Bob was also working with Masked Hunters (Reduvius per sonatus). These were relentless stalkers which brazenly entered human dwellings to secure meals of bed bugs, termites, and other insects. Stealthy and powerful, these rust-brown bugs had an intimidating and enlarged muscular thorax, as if augmented by doses of steroids and a weight program. Masked Hunters were known to pursue their quarry with an unforgiving single-mindedness that was both admirable and terrifying.
Bob imagined that the successful cross-breeding of these insects would result in a revolutionary new approach to pest management, not to mention a steady income. However, until he perfected his process of hybridization, Bob was forced to work for a franchised pest control outfit that flooded the environment with noxious poisons and required its employees to wear personality-robbing, soul-killing uniforms.
Over the left breast-pocket of Bob's uniform was a patch featuring a smiling, cartoonish insect underscored with the name: "BUG-OFF." Below, a smaller patch announced that this employee's name was "BOB." Bob found it all quite distasteful, but he had a family to feed and he took that responsibility very seriously. So every day he swallowed his pride, donned the uniform, and went to work. And today his work had brought him to the basement of a home at 536 8th Street in the Park Slope section of Brooklyn.
Bob withdrew from the wall long enough to seize his killing device. He inserted the far end of the tube into the hole, then, almost shamefully, he pulled a white, air-filtering mask over his nose and mouth and moved his trembling index finger toward the trigger. The digit tensed as if to pull, but before engaging his weapon he stopped and relaxed his grip.
Just then another man approached, a man whose patches said "RICK" and "SUPERVISOR." The man spoke as supervisors often do, "Goddammit Dillon, now what's the friggin' problem?" His accent was unmistakably New Joisy.
Bob pulled down his mask.
"Can't do it, Rick," Bob replied. "I can't triple-up on the parathion anymore; it's unsafe. It gets into the food-chain."
"Yo, fuck you and the food-chain, Mr. Greenpeace, you got a goddamn job to do!"
And that did it. Bob reached the end of his rope with Rick, and, for that matter, with Bug-Off. Family or no family, Bob decided it was time to take the plunge with his own idea. His long-time dream would finally be tested on a practical basis. But first he had to get something out of his system.
Bob started by focusing intensely on Rick.
"Hey, yo! What are you starin' at, numbnuts? Get back to work." Rick tried to turn and walk away, but the unusual menace in Bob's eyes mesmerized him, and he stood helplessly as Bob raised his spray wand and inserted it into Rick's nose.
Bob pressed forward with the wand, lifting Rick's fleshy nostril while backing him toward the wall, his trigger finger twitching. Rick's nostrils flared back in fear. He knew what a triple dose of parathion would do, even to a fat-ass, son-of-a-bitch like him.
"You know Rick, you're right," Bob said. "I do have a job to do. First I've got to write a detailed letter to the EPA, with copies to the FDA, Labor Department, Consumer Product Safety Commission, and, what the hell, maybe even the Justice Department. I think they'll be quite interested in some of the more esoteric violations you encourage us to commit every day."
With the tube in his nose, Rick spoke with a funny accent, "Hey, Vov, if dis is avout a waise, all you have to do is full the vand out of my dose and we cad dalk."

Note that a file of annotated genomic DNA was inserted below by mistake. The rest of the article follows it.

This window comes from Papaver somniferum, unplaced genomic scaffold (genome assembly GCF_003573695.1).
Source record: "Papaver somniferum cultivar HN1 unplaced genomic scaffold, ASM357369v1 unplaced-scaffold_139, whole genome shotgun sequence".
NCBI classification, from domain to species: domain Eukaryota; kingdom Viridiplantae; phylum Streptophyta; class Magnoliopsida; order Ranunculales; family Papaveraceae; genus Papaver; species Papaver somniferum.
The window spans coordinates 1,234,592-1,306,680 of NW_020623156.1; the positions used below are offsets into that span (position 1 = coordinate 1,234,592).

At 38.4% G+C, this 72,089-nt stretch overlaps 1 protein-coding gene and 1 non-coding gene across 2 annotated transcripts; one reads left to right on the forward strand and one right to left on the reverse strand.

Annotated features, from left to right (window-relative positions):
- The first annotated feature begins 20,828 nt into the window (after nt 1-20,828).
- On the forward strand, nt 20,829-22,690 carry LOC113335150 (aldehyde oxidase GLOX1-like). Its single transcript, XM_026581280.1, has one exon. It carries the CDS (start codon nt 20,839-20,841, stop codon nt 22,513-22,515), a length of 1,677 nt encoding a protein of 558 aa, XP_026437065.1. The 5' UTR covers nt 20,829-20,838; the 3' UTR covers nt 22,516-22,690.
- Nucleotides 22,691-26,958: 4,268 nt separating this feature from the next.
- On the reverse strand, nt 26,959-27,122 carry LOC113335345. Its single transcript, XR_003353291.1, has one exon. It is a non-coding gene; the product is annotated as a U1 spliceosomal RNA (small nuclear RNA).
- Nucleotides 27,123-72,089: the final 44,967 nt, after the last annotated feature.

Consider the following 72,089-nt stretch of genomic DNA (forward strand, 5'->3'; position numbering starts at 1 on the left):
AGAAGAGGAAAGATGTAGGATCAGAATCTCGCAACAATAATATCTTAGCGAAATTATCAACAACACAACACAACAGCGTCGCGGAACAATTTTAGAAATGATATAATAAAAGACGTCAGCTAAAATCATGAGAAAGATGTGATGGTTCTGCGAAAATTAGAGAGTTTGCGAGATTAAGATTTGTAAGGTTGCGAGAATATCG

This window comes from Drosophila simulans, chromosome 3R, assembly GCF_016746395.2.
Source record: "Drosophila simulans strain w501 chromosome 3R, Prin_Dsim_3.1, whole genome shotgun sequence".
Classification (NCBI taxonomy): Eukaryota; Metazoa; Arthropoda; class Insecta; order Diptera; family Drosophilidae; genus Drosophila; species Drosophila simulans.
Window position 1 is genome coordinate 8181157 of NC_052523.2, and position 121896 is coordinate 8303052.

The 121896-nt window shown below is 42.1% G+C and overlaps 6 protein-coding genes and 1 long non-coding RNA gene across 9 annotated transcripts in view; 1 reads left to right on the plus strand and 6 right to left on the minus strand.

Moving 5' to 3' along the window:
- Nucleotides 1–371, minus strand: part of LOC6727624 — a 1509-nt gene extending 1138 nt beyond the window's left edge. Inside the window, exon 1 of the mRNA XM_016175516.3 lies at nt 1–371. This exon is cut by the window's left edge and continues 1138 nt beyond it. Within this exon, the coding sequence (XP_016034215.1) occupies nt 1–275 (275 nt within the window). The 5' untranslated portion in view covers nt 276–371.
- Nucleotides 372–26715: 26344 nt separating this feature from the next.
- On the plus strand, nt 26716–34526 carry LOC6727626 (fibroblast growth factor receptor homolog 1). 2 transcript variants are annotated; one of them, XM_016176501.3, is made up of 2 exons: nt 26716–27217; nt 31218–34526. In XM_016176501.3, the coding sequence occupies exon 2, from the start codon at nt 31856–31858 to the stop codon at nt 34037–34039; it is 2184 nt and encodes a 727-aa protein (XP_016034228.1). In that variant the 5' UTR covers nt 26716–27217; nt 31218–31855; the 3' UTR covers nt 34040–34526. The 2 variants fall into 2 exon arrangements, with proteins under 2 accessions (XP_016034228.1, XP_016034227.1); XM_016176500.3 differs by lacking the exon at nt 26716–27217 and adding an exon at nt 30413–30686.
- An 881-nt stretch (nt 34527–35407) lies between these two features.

"It's too late for talking, Rick. The gig's up," Bob said.
Rick didn't like the sounds of that, so he squinched up his eyes anticipating his imminent extermination. But, in a notable demonstration of restraint, Bob dropped the spray wand and ripped the grinning-bug patch from his jumpsuit.
"I quit," he said.
As Bob walked away, Rick regained his swagger. He retrieved Bob's spray wand and waved it in the air, yelling, "That's it! I've had it with your shit, Dillon! Your ass is fired!"
Bob waved goodbye with the middle finger of his right hand and headed up 8th Avenue to Union Street, then over to 4th to catch the Broadway Express, or even the Local. It would be the longer way home, but at least he wouldn't have to make any transfers. And the thing Bob needed most before he faced Mary with the good news was some uninterrupted time to think.
Though they deny it for propriety's sake, every national government worth a damn has at least one branch employing in-house assassins. The former Soviet Union had the KGB and the lesser known MVD and GRU. Great Britain has MI5, Israel has Shin Bet and the Mossad. In the United States, the CIA, NSC, FBI, and the Justice Department all have their own "cleanup men" on staff.
In lesser-developed countries small, unofficial police squads do the work; as do, for example, the Tonston Macoutes in Haiti. But most of those killers are relatively crude mercenaries compared to the outside professionals who are available for hire.
Klaus was considered, by those who knew about such things, to be the world's best assassin. There were others, of course, and among those who kept track there was general agreement on who the top five or six were at any time.
At this particular time, holding down the number two spot was an inordinately tall Nigerian whose name was unknown. The Far East boasted the world's number three killer in a man called Ch'ing. From the European community, coming in at four and five respectively, were the stunning and deadly Chantalle and the British cross-dressing dwarf, Reginald. The U.S. had a relative newcomer on the list—up eight spots with a bullet since the last survey—at number six. He was from Oklahoma and was known only as the Cowboy.
These people worked for governments and, occasionally, for absurdly wealthy members of the private sector. They lived in a small world and were keenly aware of their rankings on the charts, not unlike professional tennis players. One's fees was often negotiated based on one's current standings.